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Badger-Two Medicine: A Sacred Place

The fight to protect Badger-Two Medicine heats up as energy interests push to drill for oil and gas.

Viewed as part of the larger Yellowstone to Yukon vision, Montana’s Badger-Two Medicine is a vitally important region that provides intact landscapes and critical habitat for wildlife roaming between protected areas in the U.S. and Canada. 

It features almost 130,000 acres of roadless terrain in the heart of the Crown of the Continent ecosystem, where the Rocky Mountains meet the Great Plains.

For the 17,000 tribal members of the Blackfeet Nation, whose ancestors have utilized the Badger-Two Medicine for more than 10,000 years, this region is sacred—an integral part of their cultural identity, and the location of their creation story.

Looking into Glacier National Park, Montana, from the Bison Lakes, Badger-Two Medicine region of the Lewis and Clark National Forest. Photo: Stephen Legault.

Together, those extraordinary natural and cultural qualities provide the impetus and justification for a decades-long effort to protect this region from further development, led by the Blackfeet Nation with help from a long list of conservation groups, such as the Crown of the Continent Conservation Initiative and others.

The following video, released by the Blackfeet Nation and members of Pearl Jam, reflects both the diversity of their supporters and, most importantly, the genuine passion the Blackfeet people feel for this sacred region.

Earlier this summer, the Blackfeet pulled out of talks with U.S. federal government negotiators, who were trying to find a compromise to allow some oil and gas exploration in the region; a compromise that tribal leaders are unwilling to accept under any circumstances. "We are not going to speak to anything other than no development," said John Murray, a Blackfeet Tribal Historic Preservation Officer.

In a legal battle that has dragged on for years, Blackfeet leaders say the remaining leases to drill in Badger-Two Medicine, held by Solenex LLC, a Louisiana-based company, were illegally awarded and should have been cancelled long ago. Since the contentious issue remained unresolved, drilling leases were suspended, but never cancelled.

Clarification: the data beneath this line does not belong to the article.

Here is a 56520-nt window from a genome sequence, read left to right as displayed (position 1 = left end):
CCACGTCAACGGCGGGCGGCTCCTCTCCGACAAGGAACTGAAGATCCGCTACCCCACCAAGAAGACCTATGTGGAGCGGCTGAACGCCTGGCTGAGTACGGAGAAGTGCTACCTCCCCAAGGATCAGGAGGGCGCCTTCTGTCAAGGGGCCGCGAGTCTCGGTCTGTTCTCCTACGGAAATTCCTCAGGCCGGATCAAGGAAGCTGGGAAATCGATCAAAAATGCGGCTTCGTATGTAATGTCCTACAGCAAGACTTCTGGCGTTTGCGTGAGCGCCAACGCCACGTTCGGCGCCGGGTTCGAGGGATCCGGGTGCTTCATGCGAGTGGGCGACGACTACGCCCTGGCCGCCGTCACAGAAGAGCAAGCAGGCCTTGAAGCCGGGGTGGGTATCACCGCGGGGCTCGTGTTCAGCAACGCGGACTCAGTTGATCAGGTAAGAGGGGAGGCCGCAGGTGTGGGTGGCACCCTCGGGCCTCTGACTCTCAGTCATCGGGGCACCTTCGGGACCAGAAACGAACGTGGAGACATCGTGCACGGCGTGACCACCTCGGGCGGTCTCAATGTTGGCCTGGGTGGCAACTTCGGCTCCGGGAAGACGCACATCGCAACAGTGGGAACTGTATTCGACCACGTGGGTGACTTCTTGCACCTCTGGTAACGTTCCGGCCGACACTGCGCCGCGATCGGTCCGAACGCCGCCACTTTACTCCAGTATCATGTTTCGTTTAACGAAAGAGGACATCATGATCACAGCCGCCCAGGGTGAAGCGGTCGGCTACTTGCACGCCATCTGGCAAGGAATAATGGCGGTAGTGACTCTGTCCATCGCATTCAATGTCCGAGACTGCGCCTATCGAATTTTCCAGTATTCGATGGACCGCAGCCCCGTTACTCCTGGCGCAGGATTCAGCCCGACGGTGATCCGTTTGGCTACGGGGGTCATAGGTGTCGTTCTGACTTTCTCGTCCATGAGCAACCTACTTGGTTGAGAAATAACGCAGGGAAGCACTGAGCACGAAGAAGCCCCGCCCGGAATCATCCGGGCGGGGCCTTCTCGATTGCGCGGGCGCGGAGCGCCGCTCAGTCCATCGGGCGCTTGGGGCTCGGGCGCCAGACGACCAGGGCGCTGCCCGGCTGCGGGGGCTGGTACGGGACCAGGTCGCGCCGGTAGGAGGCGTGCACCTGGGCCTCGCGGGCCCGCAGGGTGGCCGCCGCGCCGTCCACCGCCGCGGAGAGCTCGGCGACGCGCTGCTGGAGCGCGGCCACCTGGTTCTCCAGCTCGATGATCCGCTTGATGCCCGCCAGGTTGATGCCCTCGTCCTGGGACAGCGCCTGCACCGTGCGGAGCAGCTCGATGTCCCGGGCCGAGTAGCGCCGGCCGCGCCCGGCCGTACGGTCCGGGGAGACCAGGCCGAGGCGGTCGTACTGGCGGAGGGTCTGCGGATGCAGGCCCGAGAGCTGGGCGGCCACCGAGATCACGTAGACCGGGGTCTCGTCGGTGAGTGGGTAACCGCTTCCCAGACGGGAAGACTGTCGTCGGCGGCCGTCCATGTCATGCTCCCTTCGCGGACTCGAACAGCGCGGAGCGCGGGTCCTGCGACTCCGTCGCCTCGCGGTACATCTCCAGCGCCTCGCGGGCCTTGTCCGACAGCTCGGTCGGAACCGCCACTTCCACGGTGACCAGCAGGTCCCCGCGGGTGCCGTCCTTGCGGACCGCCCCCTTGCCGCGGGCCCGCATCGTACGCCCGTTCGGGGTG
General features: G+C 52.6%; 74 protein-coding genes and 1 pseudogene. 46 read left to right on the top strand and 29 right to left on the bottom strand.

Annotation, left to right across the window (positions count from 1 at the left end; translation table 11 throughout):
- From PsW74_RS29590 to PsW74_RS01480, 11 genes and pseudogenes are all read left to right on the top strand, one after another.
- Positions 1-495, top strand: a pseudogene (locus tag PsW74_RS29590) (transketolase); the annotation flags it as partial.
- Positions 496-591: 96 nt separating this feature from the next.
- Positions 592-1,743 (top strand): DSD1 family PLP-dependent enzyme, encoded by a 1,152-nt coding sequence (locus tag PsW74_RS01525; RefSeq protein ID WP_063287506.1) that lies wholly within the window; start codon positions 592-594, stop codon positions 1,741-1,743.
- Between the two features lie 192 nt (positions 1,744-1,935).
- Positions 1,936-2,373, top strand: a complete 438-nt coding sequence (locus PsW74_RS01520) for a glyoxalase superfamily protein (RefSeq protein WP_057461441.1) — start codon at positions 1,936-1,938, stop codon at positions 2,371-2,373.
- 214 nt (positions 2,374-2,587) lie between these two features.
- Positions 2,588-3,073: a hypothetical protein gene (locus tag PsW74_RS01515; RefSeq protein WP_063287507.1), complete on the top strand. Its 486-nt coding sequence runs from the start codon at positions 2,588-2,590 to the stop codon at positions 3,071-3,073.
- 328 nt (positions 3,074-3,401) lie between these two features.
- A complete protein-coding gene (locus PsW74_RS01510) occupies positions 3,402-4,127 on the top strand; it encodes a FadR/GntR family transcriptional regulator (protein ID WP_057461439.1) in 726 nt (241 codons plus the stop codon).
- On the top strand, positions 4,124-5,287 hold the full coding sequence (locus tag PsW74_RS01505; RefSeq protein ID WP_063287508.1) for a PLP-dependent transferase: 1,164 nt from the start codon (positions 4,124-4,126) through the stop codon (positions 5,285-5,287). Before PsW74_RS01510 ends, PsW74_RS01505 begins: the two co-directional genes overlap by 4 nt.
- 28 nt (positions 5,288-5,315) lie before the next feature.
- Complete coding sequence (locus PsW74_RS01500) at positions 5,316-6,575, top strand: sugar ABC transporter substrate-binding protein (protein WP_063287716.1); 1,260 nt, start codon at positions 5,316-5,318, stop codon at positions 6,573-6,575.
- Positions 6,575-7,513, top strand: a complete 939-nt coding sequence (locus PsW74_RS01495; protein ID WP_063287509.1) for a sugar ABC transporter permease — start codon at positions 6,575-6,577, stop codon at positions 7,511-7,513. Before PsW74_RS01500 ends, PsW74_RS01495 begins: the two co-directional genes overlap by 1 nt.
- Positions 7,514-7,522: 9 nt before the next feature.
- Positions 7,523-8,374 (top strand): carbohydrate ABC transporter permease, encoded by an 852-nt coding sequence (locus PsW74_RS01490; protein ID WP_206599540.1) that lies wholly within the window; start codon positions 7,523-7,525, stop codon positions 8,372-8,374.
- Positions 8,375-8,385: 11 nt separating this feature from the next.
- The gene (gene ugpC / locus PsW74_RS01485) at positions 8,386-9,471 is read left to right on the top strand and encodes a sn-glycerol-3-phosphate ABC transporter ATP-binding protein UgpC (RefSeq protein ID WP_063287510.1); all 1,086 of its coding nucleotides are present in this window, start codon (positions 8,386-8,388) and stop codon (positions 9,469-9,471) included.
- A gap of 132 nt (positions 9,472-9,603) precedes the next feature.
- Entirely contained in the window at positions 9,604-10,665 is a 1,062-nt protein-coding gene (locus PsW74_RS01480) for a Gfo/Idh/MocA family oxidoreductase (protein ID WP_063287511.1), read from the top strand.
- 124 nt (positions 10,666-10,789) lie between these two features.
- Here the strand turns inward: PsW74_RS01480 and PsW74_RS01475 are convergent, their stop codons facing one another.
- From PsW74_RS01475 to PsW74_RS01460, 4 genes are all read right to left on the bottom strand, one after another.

That courtroom fight took a turn in July 2015, when a federal judge ordered the government to come up with a fixed schedule for lifting the suspension on drilling—a decision that could advance the efforts of Solenex to drill new roads, a four-acre drill pad and a bridge across the Two Medicine River—all on public lands across from Glacier National Park.

Map of Badger-Two Medicine, showing location of Solenex well site. Courtesy of Montana Wilderness Association.

Now representing the Blackfeet’s legal case in court, the law firm Earthjustice has long argued—to the public and in official letters to government officials—that original oil and gas leases in Badger-Two Medicine were illegal, and that the region should be protected for its cultural and ecological features, including federally protected wildlife species, such as grizzly bears and genetically pure westslope cutthroat trout.

“The remaining oil and gas leases in the Badger-Two Medicine were never validly issued in the first place,” said Earthjustice attorney Tim Preso. “They should be cancelled in the interest of preserving one of our country’s last great wild places and an irreplaceable spiritual home for the Blackfeet Nation.”

Although the recent ruling is a serious threat to all of the above, because it speeds up the process for ending the drilling suspension, Blackfeet leaders are confident that justice will prevail.

Click here to sign the petition for protecting Badger-Two Medicine.

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The rolling green and blue landscape of Badger-Two Medicine. Photo: Stephen Legault.